I am thinking about my Grandma today. And I am thinking about Communion. I miss Communion in our churches, all of us coming together at the Lord’s Table for the Holy Supper with our hands and hearts open to receive. I miss the regular connecting with Jesus, in/with the bread and the wine, and feeling the presence of all the saints also with us in the meal as I rub shoulders with others next to me. I miss kneeling and expressing my heart’s gratitude for a silent moment at the communion rail, before returning to my seat while the music is playing.
When I was quite little, I attended a large Lutheran church. I remember sitting in the corner of the brown wooden pew next to my mother and looking intently at each person’s shoes as they walked back from receiving Communion down the red carpeted center aisle, delighting in the colors and shapes of the shoes! I remember finally learning about Holy Communion in a class where we third graders and our families sat together, and I remember my mom being mad at me because I eagerly held out my hands and took Communion the very next Sunday – not the following Sunday when we officially were to receive our First Communion!
My Grandma and Grandpa were lifelong Methodists and lived several hours away from us. So, I do not know how it is that the memory with me this morning is of being with them both at their church with the huge stained-glass windows. We often attended church with them when we visited, but I am not particularly remembering worshipping with them or Communion at their church. I am not even remembering how they used purple grape juice instead of the wine we had at home. What I most remember today is being back behind the altar in the sacristy after the service had ended. Grandma’s church used tiny glasses for Communion, and I remember her teaching me to carefully dry the clean clear glass with a crisp white cotton towel, after Grandpa and others had washed them. I remember her joyful spirit and the simple act of drying the dishes, reminding me of drying the dishes in her kitchen after a family meal. My Grandma’s faith was visible in her hands, in the actions and the care she extended to others. Simple things – taking flowers to the hospital, stopping to visit an elderly friend and talk, or drying dishes on a Communion Sunday.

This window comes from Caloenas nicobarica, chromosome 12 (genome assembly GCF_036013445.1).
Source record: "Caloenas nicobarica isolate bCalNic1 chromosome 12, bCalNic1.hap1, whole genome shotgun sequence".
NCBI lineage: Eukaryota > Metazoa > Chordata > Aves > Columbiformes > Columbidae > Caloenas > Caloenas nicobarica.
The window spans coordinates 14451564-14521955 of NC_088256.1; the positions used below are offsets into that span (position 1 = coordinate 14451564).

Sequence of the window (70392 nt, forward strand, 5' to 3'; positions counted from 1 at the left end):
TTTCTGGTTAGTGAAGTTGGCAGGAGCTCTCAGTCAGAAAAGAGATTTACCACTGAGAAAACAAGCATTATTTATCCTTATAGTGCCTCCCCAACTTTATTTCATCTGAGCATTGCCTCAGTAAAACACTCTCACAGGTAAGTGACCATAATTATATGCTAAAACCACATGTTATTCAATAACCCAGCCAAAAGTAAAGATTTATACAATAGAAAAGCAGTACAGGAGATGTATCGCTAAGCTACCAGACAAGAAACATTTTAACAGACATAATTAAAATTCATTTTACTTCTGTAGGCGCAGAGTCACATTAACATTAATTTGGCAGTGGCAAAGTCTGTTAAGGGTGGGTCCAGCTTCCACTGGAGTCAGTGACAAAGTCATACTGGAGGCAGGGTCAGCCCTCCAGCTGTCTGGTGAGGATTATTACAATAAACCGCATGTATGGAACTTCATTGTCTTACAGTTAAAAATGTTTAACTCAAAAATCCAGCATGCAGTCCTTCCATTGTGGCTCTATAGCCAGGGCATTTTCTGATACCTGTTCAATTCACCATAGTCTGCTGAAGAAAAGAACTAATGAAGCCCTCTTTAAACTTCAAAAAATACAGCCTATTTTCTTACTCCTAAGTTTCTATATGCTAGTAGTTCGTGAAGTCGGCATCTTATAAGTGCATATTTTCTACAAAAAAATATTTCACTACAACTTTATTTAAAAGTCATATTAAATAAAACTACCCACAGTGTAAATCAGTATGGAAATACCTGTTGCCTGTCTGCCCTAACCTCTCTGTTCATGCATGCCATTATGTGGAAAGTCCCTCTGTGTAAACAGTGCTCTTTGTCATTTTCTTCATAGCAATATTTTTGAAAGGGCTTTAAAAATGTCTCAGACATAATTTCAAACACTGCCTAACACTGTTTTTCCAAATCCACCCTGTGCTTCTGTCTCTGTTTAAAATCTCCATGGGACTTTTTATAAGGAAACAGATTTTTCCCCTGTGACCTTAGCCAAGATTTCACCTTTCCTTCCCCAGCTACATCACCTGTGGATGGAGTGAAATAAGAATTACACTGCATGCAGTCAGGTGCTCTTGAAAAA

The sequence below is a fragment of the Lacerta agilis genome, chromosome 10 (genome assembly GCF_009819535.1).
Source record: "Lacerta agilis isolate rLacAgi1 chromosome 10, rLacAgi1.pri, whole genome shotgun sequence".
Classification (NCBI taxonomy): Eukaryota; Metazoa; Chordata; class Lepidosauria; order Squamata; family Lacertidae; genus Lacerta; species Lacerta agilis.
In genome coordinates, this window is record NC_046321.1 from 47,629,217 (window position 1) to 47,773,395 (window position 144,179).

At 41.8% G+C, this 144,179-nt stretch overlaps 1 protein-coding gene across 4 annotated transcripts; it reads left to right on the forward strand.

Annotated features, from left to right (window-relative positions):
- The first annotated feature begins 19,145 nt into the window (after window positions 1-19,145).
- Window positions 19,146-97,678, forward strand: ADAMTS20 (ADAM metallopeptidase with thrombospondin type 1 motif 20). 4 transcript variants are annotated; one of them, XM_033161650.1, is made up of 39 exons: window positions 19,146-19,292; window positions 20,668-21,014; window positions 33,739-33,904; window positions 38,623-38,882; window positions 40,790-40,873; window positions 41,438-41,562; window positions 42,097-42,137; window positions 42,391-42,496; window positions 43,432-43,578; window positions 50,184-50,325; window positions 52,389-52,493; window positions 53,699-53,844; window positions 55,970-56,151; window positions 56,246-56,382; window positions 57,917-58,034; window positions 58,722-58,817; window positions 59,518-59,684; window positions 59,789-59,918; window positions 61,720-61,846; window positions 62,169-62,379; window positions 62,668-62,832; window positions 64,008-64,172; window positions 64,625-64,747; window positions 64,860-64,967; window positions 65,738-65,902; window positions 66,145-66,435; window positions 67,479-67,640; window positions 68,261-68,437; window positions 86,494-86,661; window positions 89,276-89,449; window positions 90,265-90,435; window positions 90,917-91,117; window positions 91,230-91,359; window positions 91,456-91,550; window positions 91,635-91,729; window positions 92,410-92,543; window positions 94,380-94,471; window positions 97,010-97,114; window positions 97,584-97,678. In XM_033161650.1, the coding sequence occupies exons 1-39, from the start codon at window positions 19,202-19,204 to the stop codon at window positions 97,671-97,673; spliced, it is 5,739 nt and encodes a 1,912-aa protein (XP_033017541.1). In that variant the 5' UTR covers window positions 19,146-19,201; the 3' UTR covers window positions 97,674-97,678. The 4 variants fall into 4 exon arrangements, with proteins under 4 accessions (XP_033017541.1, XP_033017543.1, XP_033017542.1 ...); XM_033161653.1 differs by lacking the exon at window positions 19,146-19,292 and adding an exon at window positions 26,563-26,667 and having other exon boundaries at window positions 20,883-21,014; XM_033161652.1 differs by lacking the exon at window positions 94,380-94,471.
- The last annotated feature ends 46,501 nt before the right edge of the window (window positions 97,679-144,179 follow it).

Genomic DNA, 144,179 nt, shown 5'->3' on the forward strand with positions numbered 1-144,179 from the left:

My husband and my daughter and I have shared Communion several times in the past year during the pandemic. We have baked Communion bread at home, we use purple grape juice, and we set up a candle and a Bible, arranged on my Grandma’s white tablecloth, on one end of our dining room table. The three of us sing and pray and hear from the Bible and share the meal. Then we wash the dishes. We wash our little Communion plate and chalice along with our regular dishes, and we usually let them air dry rather than grab the white cotton towel that hangs on our oven door! Simple, familiar, and sacred.
I receive a regular meditation emailed from the Henri Nouwen Society, and this is one that was shared recently:
So very many things have changed since the pandemic, in this lengthening pause from coming together for worship and other ways of connecting. Many things continue to change and take a new shape ahead of us. While the uncertainty of so much might nudge some anxiety in us, I hope you are finding that there are some things that remain familiar. Remembering that you are loved by God, and the simple things you do matter. Perhaps sitting at a table, sharing a meal, praying alone or with others, breathing deeply in a moment of silence, and washing dishes. Jesus once said, “those who humble themselves will be exalted,” (Luke 14:11b). Some of the most meaningful acts of serving feel so simple – a caring touch, a word of encouragement, a meal shared when hungry. Jesus also said, “And remember, I am with you always, to the end of the age,” (Matt. 28:20b). If we trust Him, that means he is with us now – in our homes, at our tables, with us as we share the meal and wash the dishes. Somehow, I feel this, and I feel my Grandma is here, too, gently smiling.
Let us pray...
Thank you for coming to meet us in our ordinary meals and through ordinary people. Give us continued patience until we can freely gather again at your table, and remind us that we are your blessed ones, called to serve others in your love. Amen.